NEW YORK—Thomas Krens, director of the Solomon R. Guggenheim Foundation, New York, recently held discussions about opening Guggenheim museums in Abu Dhabi and Moscow, ARTnewsletter has learned. According to an informed source, Abu Dhabi representatives have made a $2 million deposit to the foundation in connection with their talks.
Krens was traveling at press time and unavailable for comment, said Anthony Calnek, the Guggenheim’s deputy director of communications. “The Guggenheim Foundation is not undertaking a feasibility study for a new Guggenheim Museum in Russia or the Middle East,” Calnek told ARTnewsletter, “nor is it considering any plans for a new museum in either location.”
When queried about the $2 million deposit to the foundation, Calnek would not comment. According to another source, Krens was in the Middle East as recently as May 1. Asked to explain the purpose of Krens’ trip, Calnek responded, “I’m not commenting on his travels.”
In March, Krens met with a Russian businessman in Moscow about a possible site for a Guggenheim branch, sources say. Over dinner at the city’s Central House of Writers, Krens met with Shalva Breus, Russia’s former deputy minister for state property and now the chairman of Ost West Group, a Russian investment firm and one of the country’s largest paper producers and exporters. Others at the dinner included Nic Iljine, the Guggenheim Foundation’s director of corporate development for Europe and the Middle East, who orchestrated the meeting; Moscow art dealer Aidan Salakhova; and Nikolai Molok, editor in chief of the Breus-owned Russian journal Art Chronika (who has written in the past for ARTnews).
After dinner, Breus—who is ranked by Russia’s Finans magazine as the country’s 127th-richest man—showed Krens some of the buildings he owns in Moscow, a source told ARTnewsletter, including one that might serve as the future site of a Guggenheim museum. Breus and his wife joined Krens for the March 28 opening of the “Russia!” exhibition at the Guggenheim Bilbao museum, the source reports.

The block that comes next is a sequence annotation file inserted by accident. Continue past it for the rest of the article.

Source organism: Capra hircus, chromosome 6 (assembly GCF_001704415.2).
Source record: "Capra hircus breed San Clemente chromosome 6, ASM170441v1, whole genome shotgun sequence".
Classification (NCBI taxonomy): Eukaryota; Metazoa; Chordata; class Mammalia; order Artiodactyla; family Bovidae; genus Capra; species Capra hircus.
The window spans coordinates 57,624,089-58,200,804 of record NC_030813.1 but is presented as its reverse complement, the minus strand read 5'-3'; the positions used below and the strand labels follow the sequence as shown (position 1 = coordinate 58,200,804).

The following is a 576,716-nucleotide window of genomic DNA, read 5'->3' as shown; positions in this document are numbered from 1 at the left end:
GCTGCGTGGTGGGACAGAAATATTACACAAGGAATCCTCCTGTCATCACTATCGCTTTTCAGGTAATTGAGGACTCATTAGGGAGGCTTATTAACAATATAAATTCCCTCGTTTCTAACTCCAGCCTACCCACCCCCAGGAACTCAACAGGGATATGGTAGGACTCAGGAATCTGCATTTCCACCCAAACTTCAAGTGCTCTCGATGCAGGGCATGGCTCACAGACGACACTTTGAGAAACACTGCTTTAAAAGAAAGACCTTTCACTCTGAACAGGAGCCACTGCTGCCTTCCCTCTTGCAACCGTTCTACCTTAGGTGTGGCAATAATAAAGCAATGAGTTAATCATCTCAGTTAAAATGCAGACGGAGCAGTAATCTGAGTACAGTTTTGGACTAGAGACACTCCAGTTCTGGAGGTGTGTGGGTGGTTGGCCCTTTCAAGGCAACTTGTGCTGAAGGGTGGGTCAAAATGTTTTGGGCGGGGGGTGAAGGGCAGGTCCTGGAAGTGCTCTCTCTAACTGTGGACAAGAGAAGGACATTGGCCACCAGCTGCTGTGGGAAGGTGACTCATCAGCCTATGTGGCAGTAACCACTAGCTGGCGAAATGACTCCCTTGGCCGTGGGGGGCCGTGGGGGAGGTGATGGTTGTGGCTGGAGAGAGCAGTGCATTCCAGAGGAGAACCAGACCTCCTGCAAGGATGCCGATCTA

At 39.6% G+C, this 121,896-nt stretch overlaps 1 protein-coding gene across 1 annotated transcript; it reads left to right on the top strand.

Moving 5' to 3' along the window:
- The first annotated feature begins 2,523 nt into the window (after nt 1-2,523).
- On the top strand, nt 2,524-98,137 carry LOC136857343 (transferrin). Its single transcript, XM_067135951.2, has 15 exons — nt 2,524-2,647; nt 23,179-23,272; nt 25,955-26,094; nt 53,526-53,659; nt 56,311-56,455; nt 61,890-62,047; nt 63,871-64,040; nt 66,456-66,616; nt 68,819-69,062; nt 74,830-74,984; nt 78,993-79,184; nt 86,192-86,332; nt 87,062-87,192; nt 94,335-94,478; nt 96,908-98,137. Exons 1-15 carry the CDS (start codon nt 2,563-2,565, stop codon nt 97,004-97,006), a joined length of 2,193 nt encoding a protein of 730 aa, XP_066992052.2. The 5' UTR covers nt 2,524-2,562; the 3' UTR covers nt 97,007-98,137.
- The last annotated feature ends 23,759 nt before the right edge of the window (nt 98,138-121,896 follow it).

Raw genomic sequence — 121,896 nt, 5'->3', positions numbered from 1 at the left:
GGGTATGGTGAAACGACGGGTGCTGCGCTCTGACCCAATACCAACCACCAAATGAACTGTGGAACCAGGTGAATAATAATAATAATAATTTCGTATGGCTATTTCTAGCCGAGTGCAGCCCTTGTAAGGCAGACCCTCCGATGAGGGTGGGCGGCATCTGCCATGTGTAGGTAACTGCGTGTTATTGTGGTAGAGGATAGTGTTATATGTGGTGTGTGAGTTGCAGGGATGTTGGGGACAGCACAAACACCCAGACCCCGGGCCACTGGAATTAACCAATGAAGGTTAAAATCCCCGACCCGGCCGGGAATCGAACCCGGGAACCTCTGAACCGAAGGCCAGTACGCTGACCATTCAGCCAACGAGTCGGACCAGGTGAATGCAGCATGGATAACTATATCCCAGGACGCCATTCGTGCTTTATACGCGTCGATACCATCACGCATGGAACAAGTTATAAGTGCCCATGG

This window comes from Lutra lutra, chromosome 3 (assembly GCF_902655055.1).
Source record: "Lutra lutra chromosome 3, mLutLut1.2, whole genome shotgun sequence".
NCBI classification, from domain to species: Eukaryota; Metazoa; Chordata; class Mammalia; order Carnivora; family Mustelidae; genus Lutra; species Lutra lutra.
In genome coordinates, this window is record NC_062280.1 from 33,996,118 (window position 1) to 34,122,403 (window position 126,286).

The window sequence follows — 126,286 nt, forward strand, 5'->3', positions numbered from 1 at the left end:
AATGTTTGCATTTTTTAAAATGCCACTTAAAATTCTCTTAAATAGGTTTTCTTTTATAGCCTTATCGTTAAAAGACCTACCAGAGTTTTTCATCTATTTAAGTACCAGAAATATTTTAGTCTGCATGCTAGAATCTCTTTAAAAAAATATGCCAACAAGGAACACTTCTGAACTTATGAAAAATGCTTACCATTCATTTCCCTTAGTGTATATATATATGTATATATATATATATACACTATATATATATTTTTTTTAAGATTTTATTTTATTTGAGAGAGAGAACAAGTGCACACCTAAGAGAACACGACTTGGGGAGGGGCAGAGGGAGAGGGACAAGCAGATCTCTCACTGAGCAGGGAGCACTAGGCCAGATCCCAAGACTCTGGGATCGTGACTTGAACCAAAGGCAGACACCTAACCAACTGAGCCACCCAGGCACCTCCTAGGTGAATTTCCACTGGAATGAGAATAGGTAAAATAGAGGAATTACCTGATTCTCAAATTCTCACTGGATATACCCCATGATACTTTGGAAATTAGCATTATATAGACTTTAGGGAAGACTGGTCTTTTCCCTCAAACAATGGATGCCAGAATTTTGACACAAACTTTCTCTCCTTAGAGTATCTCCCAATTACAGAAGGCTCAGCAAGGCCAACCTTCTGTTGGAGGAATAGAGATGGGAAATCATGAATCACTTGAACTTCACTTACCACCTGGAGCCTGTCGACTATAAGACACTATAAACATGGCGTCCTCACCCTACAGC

Breus confirmed the meeting with Krens and Iljine, telling ARTnewsletter: “We discussed a broad range of issues, including the possibility of constructing a branch of the Guggenheim Museum in Moscow. However, I am not involved in any direct negotiations connected to such a project.” According to Calnek, “It is not unusual for individuals to propose new museums to Thomas Krens when they meet him.”
Krens had discussed the possibility of opening a branch in Moscow a few years ago; but the deal, which involved Russian oligarch and Alfa-Bank chairman Mikhail Fridman, never got past the preliminary stages.
Under Krens the Guggenheim, which presently has branches in Berlin, Bilbao, Venice and Las Vegas, has explored opening Guggenheim-branded museums in Hong Kong, Rio de Janeiro, Taiwan, Lower Manhattan and Guadalajara, Mexico, among other locations.
St. Petersburg Connection in Place
A branch in New York’s SoHo district and another one in Las Vegas have closed in recent years. The Guggenheim operates its Las Vegas museum in partnership with the State Hermitage Museum in St. Petersburg, Russia. The two institutions have been associated since they formed a partnership six years ago to develop joint exhibitions and projects around the world—including the possibility of establishing Hermitage-Guggenheim Galleries in the east wing of the General Staff Building, which the Hermitage is renovating for museum purposes.
Last year Peter Lewis, the Guggenheim Foundation’s largest benefactor, resigned as chairman of the board after failing to convince the trustees to fire Krens, who, he maintained, was focusing on establishing Guggenheim franchises around the world to the detriment of the New York museum. Last fall, the board promoted Lisa Dennison, the foundation’s former deputy director, to director of the New York museum. While Krens remains as director of the foundation, which oversees the Guggenheim branches, Dennison has stepped in to lead the flagship institution.